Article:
UBC Theses and Dissertations
The effect of preferential view direction on measured urban surface temperature Adderley, Christopher David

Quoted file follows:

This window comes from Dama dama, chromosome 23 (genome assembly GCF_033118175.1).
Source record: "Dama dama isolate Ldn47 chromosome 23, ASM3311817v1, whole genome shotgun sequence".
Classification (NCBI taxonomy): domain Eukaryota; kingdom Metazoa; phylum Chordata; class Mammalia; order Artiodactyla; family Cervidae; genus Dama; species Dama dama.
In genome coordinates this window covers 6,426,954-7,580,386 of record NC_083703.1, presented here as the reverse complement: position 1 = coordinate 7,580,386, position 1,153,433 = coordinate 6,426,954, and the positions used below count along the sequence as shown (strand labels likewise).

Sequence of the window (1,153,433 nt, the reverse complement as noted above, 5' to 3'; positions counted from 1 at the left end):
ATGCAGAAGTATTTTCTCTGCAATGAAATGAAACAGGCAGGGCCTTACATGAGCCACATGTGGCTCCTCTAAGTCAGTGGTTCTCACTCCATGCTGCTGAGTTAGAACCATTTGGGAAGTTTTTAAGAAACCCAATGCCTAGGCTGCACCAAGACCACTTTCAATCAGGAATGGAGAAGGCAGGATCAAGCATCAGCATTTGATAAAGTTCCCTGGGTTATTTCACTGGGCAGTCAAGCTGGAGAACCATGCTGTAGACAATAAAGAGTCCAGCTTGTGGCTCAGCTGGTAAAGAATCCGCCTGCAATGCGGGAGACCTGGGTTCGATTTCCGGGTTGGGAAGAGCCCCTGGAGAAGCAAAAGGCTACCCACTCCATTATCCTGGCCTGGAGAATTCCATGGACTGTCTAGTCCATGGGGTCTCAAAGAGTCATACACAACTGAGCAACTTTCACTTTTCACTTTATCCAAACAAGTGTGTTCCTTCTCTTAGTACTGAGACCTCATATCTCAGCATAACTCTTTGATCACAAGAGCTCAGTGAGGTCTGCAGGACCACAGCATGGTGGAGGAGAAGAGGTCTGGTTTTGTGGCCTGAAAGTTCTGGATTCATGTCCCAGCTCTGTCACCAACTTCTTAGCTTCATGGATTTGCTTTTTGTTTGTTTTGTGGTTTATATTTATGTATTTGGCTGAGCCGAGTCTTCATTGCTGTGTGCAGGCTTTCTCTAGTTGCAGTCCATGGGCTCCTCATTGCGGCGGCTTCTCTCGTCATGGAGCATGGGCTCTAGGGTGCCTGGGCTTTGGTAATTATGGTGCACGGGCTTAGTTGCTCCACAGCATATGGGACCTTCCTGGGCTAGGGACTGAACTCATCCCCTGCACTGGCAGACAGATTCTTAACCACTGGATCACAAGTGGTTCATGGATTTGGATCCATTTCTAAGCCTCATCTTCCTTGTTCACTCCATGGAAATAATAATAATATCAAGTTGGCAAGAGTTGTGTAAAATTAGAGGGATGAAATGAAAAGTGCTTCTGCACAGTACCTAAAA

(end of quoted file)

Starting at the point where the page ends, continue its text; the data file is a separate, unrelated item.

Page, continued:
This study aimed to determine the complete surface temperature T0,C of an urban system and quantify the bias of sensors with preferential views (satellite, hemispherical) on sensed urban surface temperature. A thermal camera emplaced on a tower in a street canyon in Vancouver, Canada recorded panoramas of surface temperature. Techniques from micrometeorology, and computer vision/graphics were combined to project this data onto a 3D model of the urban structure surrounding the tower, which was derived from photogrammetry and airborne LiDaR data, then correct sensed brightness temperatures for atmospheric and emissivity effects. Facets of the 3D model not seen from the tower were gap filled statistically with data from other areas. Roofs were the warmest in the daytime and coolest at night, while the ground followed an opposite trend. Wall surface temperatures fell in-between with variation dependent on orientation and material. T0,C followed the trends in Voogt & Oke (1997), lower than roof and ground surface temperatures but higher than wall surface temperatures during the daytime, with an opposite trend at night. A narrow field of view sensor and a hemispherical radiometer were simulated at varying locations in and above the canyon. Recovered simulated brightness temperatures showed that T0,C was exceeded during the daytime by simulated at-nadir brightness temperatures TB,nad by up to 2.2 K and undervalued by up to 1.6 K at night due to emissivity and anisotropic effects (-0.7 K and +2.9 K respectively). This difference is due to anisotropic effects which were up to 3.5 K for this urban structure, following street canyon orientation. Simulations of radiometers with hemispherical views showed that the horizontal placement of a radiometer measuring L↑ in and above a street canyon causes the recovered flux to vary by up to 120 W m-2. Horizontal variation was reduced when the radiometer is placed at sufficient height above the ground surface (5 times building height), where simulated L↑ measurements converge to a single value. Surface temperatures determined from L↑ are in approximate agreement with T0,C but showed an RMSE of 1.8 K which is larger than the RMSE between T0,C and TB,nad (1.4 K).
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